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Interview With Gail Gaymer Martin

Hi Gail, How about we start with you telling us a little about yourself. Married/single, children, how many books authored, etc.

I live in Michigan with my husband and best friend, Bob. He does everything and more, so I can write. Besides household choirs, he is my webmaster and proofreader. Many friends have asked me to will Bob to them when I die. I only smile. I have two stepchildren Brenda and Dave. Both are adults and have their own homes. I have one grandchild who lives in Oklahoma. To date I have 35 contracted books in fiction and 23 books in worship resource books. These are programs, skits and short plays for church and Sunday school. I also heave hundreds of articles and short stories published in national Christian magazines and Sunday school take home papers.

How many years have you been writing?

I’ve written all my life but only began writing for publication in 1995. I wrote poetry as a child and still do. I wrote Nancy Drew-type stories when I was a pre-teen and teen romances with unhappy endings in my teens. Little did I know romance had to have a happy ending. While in high school, I was a reporter and columnist for the school newspaper, and I had a column in one large community paper and another in a small city paper. Once I went to college, I did no creative writing other than poetry. When I worked as a teacher and after my masters degree as a guidance counselor, my writing was mainly professional papers and reports. I did, on occasion, write humorous skits for the teachers to perform at assemblies. I also wrote for my church–newsletter, puppet skirts and worship programs. When I retired from high school education in 1995 and began teaching at the Davenport University, I started submitting articles to magazines on parenting and teen problems, devotionals, poetry, short stories and as I said about I began fiction in 1997 and sold to Barbour Publishing in 1998.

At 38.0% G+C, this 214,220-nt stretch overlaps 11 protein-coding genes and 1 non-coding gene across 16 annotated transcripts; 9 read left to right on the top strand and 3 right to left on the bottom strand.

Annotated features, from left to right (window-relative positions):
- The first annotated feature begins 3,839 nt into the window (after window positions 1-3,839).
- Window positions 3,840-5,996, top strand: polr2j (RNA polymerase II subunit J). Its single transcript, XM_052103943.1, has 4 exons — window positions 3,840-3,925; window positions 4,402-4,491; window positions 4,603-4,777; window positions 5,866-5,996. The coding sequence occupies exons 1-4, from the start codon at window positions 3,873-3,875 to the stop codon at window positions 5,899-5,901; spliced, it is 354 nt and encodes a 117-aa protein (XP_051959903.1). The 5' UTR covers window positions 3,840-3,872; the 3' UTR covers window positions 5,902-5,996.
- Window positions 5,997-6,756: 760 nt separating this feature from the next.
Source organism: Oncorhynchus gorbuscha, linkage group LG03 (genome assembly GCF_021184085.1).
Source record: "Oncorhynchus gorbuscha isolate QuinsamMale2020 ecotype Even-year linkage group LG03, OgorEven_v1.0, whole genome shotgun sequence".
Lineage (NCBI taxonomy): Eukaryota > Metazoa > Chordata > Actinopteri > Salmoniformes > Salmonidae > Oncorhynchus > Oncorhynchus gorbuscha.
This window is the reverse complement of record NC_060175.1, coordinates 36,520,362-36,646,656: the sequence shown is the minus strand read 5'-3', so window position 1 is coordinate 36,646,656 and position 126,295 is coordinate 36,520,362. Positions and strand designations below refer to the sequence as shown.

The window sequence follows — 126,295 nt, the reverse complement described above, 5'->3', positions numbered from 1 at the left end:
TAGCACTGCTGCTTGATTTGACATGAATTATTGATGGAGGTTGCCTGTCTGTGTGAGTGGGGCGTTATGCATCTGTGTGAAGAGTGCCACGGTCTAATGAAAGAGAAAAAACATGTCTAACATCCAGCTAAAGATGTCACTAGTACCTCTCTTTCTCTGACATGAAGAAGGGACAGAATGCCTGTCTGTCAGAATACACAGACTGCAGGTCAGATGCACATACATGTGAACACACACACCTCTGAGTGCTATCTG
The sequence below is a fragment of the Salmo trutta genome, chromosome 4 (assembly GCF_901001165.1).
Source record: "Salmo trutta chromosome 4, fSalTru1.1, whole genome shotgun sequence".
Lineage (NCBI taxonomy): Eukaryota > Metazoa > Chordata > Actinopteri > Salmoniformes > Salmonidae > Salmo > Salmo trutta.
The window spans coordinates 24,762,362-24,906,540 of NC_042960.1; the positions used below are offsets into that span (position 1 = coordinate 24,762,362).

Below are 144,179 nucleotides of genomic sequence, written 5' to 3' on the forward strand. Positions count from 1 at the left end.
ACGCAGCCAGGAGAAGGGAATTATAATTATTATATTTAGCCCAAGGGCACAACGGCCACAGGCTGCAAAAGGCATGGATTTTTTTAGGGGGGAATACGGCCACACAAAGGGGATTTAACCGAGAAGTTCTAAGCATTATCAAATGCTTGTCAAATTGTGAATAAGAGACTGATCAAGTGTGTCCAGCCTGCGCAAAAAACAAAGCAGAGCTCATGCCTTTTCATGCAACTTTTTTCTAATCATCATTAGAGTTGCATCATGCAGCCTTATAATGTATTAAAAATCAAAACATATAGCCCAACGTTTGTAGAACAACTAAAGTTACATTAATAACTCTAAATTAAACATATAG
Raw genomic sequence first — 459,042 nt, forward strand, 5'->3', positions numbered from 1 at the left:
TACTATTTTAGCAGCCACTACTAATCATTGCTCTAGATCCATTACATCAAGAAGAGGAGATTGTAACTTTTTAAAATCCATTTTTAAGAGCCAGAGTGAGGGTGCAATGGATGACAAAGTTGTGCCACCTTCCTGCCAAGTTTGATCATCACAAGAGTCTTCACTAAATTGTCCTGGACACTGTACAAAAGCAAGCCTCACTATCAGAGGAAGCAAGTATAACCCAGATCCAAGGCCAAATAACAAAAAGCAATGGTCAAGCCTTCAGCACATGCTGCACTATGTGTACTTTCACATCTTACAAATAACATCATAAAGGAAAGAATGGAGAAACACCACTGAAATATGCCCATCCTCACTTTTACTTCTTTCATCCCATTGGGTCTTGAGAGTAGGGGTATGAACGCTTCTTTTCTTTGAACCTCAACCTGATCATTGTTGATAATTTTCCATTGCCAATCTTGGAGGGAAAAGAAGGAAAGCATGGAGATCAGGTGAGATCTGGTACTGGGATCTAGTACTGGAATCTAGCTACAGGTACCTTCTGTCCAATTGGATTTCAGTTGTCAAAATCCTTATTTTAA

How much time do you spend writing daily? (Do you consider yourself full-time or part-time? Do you write in the mornings or evenings?)